It’s been more than fifty years since Vatican II ended—on December 8, 1965—and some of the conciliar documents are now showing their age. One of these is the declaration on religious liberty, Dignitatis humanae, the conciliar document that benefited most from American influence, and above all from the influence of John Courtney Murray, SJ.
On April 26, the Vatican published something new on this topic, “Religious freedom for the good of all. Theological approach to contemporary challenges.” Issued by the International Theological Commission (whose members are appointed by the pope in consultation with the Congregation for the Doctrine of the Faith), the eighty-seven-paragraph document is the fruit of work that began in 2014 and ended last year. It was approved for publication by Pope Francis on March 21 and is, for now, available only in Italian. (The passages quoted in this column are my own translations.)
“Religious freedom for the good of all” builds on the fundamental theological insights of Dignitatis humanae—e.g., the need to update the previous papal teaching (especially under Pius IX) of hostility toward religious liberty, and the priority of Jesus’ own teachings and example as a guide to the church’s teaching on this subject. This new document walks in the footsteps of Vatican II in its “refusal of the attempt to make of political power an instrument for proselytism” (par. 8). Citing Benedict XVI’s “‘hermeneutic of reform,’ of renewal in continuity with the one church” (par. 27), the new document elaborates the teachings of Dignitatis humanae for societies that have become more secularized or more diverse since Vatican II.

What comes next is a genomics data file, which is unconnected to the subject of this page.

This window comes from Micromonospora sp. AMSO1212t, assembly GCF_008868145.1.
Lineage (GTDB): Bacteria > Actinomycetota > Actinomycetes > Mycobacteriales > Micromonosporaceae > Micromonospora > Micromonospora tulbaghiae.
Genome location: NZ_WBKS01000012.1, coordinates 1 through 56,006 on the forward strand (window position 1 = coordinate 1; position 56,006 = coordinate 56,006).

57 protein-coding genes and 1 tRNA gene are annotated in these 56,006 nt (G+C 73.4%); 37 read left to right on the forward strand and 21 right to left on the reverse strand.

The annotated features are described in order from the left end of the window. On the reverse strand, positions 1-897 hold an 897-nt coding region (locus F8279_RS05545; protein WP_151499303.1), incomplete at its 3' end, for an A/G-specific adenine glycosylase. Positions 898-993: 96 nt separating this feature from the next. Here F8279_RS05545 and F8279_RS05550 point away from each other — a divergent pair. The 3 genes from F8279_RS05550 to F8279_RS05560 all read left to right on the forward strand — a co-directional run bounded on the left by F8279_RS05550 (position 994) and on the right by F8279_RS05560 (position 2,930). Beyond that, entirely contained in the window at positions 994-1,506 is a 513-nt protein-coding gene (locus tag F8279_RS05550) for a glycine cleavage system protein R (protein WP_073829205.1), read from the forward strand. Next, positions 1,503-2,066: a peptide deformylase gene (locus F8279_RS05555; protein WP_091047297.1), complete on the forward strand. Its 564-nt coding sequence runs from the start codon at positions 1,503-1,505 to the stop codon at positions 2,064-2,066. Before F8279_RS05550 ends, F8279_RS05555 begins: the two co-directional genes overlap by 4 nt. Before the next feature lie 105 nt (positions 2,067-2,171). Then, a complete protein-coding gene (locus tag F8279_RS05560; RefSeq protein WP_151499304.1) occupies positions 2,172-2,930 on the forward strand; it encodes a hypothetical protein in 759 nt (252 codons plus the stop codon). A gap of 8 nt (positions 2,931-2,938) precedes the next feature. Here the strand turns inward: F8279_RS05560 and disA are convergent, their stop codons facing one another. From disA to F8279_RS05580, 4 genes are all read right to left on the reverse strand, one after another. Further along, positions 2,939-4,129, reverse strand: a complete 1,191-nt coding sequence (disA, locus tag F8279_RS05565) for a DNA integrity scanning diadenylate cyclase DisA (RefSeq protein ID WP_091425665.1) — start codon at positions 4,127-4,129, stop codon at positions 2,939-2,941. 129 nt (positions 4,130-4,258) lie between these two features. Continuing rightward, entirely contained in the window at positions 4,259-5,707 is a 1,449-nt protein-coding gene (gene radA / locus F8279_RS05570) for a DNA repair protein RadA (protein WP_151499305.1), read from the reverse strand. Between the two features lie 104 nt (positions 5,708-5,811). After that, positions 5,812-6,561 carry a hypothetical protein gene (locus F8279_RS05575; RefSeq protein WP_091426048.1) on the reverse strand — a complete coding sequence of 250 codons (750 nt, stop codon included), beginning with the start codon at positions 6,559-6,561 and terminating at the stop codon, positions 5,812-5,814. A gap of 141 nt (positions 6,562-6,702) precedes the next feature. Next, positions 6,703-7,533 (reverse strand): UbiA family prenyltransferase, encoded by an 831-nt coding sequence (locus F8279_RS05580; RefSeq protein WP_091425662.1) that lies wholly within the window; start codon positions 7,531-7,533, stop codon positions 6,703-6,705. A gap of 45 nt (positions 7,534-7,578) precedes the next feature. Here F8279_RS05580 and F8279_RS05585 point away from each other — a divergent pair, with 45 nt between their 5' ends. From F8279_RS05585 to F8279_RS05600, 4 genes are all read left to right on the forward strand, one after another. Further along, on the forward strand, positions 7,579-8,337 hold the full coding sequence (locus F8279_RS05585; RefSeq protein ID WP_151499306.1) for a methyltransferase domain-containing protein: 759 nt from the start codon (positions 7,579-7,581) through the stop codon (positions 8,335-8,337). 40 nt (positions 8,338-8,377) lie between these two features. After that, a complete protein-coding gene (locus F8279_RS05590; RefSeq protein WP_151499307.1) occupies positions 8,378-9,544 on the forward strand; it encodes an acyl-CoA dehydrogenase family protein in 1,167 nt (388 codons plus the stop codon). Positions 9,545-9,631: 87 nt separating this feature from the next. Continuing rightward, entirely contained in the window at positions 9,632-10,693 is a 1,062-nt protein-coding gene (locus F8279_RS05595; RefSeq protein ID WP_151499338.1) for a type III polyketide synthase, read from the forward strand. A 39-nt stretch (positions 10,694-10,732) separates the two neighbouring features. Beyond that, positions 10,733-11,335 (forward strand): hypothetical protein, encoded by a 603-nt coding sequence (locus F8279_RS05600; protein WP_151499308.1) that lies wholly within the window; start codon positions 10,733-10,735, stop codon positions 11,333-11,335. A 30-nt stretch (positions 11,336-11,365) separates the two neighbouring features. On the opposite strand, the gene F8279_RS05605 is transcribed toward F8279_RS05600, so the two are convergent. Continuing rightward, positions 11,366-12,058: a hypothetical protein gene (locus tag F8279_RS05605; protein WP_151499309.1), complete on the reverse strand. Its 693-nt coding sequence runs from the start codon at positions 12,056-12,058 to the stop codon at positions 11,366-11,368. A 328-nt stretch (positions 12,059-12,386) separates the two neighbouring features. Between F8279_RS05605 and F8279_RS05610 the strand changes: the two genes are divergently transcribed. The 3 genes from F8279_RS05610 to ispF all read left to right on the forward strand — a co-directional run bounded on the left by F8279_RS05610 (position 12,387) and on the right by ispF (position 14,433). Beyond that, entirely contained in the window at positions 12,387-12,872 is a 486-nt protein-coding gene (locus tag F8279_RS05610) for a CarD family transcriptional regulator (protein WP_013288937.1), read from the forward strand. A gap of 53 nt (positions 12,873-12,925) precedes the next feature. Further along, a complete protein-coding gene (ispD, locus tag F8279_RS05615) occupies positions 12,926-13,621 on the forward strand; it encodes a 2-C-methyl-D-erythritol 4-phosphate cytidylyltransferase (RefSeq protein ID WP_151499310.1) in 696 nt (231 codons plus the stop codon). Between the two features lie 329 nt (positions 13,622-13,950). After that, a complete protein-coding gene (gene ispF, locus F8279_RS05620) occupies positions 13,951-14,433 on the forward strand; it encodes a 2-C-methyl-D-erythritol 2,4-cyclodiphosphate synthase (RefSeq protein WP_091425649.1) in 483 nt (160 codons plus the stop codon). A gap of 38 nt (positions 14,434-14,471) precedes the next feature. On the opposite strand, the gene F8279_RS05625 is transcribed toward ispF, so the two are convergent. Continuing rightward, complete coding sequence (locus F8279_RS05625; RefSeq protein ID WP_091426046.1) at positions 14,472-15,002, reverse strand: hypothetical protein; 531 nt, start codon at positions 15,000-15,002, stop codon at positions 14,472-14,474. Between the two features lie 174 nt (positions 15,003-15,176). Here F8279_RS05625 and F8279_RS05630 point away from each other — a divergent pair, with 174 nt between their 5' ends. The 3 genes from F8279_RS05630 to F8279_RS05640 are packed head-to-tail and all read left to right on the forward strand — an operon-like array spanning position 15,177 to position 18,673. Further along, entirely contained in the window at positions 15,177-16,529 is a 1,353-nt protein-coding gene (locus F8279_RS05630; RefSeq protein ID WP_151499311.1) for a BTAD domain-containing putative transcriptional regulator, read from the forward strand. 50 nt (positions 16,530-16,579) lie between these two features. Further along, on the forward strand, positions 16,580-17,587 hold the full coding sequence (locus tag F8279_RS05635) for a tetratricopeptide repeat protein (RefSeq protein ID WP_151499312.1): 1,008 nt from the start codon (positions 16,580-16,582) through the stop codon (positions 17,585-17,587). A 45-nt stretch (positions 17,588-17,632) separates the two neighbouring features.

The document is addressed both to the leaders of the church (its hierarchs and intellectuals), and to secular leaders: both must help develop an understanding of religious liberty that will promote peaceful coexistence among different religions and ethnic-religious identities.
Notwithstanding its critique of liberal modernity, the document does not invite Catholics to look back to Christendom with nostalgia.
The document invites theologians to come up with a conception of religious freedom adequate to our times: “the correct elaboration of the thought on religious freedom in the public sphere calls Christian theology to an in-depth study of the cultural complexity of today’s civil order in order to stop, from a theoretical point of view, the regression toward theocracy” (par. 13). In defending religious liberty for all, the Catholic Church is not simply pursuing its own institutional interests or seeking special advantages; in fact, it refuses to be identified “as the subject of a private interest that competes to affirm its privileges” (par. 52–53). The church is not a lobby.